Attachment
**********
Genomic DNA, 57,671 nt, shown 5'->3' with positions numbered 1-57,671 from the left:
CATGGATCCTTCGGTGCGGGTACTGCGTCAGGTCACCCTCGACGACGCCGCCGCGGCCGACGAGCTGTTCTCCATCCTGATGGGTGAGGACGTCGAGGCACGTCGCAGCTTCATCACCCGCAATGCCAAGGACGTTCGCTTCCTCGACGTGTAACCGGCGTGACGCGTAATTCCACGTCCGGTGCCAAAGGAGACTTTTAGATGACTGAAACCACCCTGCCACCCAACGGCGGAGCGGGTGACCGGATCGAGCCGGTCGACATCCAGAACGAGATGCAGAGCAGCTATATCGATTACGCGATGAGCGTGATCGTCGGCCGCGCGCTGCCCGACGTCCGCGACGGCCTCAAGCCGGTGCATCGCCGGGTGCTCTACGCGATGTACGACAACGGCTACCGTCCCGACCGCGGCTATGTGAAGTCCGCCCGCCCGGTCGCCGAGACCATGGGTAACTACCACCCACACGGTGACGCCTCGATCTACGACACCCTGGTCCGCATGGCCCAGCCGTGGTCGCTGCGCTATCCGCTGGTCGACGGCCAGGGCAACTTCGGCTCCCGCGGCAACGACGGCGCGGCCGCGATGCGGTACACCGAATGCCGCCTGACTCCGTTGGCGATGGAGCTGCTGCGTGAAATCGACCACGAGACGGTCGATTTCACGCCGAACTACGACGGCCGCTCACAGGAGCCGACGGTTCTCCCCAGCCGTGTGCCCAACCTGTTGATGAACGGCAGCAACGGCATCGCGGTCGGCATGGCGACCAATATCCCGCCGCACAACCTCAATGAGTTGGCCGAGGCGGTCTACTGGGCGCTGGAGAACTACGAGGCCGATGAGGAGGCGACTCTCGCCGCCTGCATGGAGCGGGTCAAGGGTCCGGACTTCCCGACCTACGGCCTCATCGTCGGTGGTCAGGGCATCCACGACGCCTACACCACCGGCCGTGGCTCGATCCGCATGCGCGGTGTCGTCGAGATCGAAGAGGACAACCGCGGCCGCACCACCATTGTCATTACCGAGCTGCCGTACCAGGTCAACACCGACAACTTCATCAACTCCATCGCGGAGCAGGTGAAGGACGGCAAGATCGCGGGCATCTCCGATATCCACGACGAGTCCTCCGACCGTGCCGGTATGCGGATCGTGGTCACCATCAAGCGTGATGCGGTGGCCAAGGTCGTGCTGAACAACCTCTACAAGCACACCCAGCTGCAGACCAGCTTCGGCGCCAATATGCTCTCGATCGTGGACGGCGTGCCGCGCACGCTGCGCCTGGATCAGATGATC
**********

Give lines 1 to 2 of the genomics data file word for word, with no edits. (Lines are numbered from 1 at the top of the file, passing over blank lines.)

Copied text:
Genomic DNA, 57,671 nt, shown 5'->3' with positions numbered 1-57,671 from the left:
CATGGATCCTTCGGTGCGGGTACTGCGTCAGGTCACCCTCGACGACGCCGCCGCGGCCGACGAGCTGTTCTCCATCCTGATGGGTGAGGACGTCGAGGCACGTCGCAGCTTCATCACCCGCAATGCCAAGGACGTTCGCTTCCTCGACGTGTAACCGGCGTGACGCGTAATTCCACGTCCGGTGCCAAAGGAGACTTTTAGATGACTGAAACCACCCTGCCACCCAACGGCGGAGCGGGTGACCGGATCGAGCCGGTCGACATCCAGAACGAGATGCAGAGCAGCTATATCGATTACGCGATGAGCGTGATCGTCGGCCGCGCGCTGCCCGACGTCCGCGACGGCCTCAAGCCGGTGCATCGCCGGGTGCTCTACGCGATGTACGACAACGGCTACCGTCCCGACCGCGGCTATGTGAAGTCCGCCCGCCCGGTCGCCGAGACCATGGGTAACTACCACCCACACGGTGACGCCTCGATCTACGACACCCTGGTCCGCATGGCCCAGCCGTGGTCGCTGCGCTATCCGCTGGTCGACGGCCAGGGCAACTTCGGCTCCCGCGGCAACGACGGCGCGGCCGCGATGCGGTACACCGAATGCCGCCTGACTCCGTTGGCGATGGAGCTGCTGCGTGAAATCGACCACGAGACGGTCGATTTCACGCCGAACTACGACGGCCGCTCACAGGAGCCGACGGTTCTCCCCAGCCGTGTGCCCAACCTGTTGATGAACGGCAGCAACGGCATCGCGGTCGGCATGGCGACCAATATCCCGCCGCACAACCTCAATGAGTTGGCCGAGGCGGTCTACTGGGCGCTGGAGAACTACGAGGCCGATGAGGAGGCGACTCTCGCCGCCTGCATGGAGCGGGTCAAGGGTCCGGACTTCCCGACCTACGGCCTCATCGTCGGTGGTCAGGGCATCCACGACGCCTACACCACCGGCCGTGGCTCGATCCGCATGCGCGGTGTCGTCGAGATCGAAGAGGACAACCGCGGCCGCACCACCATTGTCATTACCGAGCTGCCGTACCAGGTCAACACCGACAACTTCATCAACTCCATCGCGGAGCAGGTGAAGGACGGCAAGATCGCGGGCATCTCCGATATCCACGACGAGTCCTCCGACCGTGCCGGTATGCGGATCGTGGTCACCATCAAGCGTGATGCGGTGGCCAAGGTCGTGCTGAACAACCTCTACAAGCACACCCAGCTGCAGACCAGCTTCGGCGCCAATATGCTCTCGATCGTGGACGGCGTGCCGCGCACGCTGCGCCTGGATCAGATGATC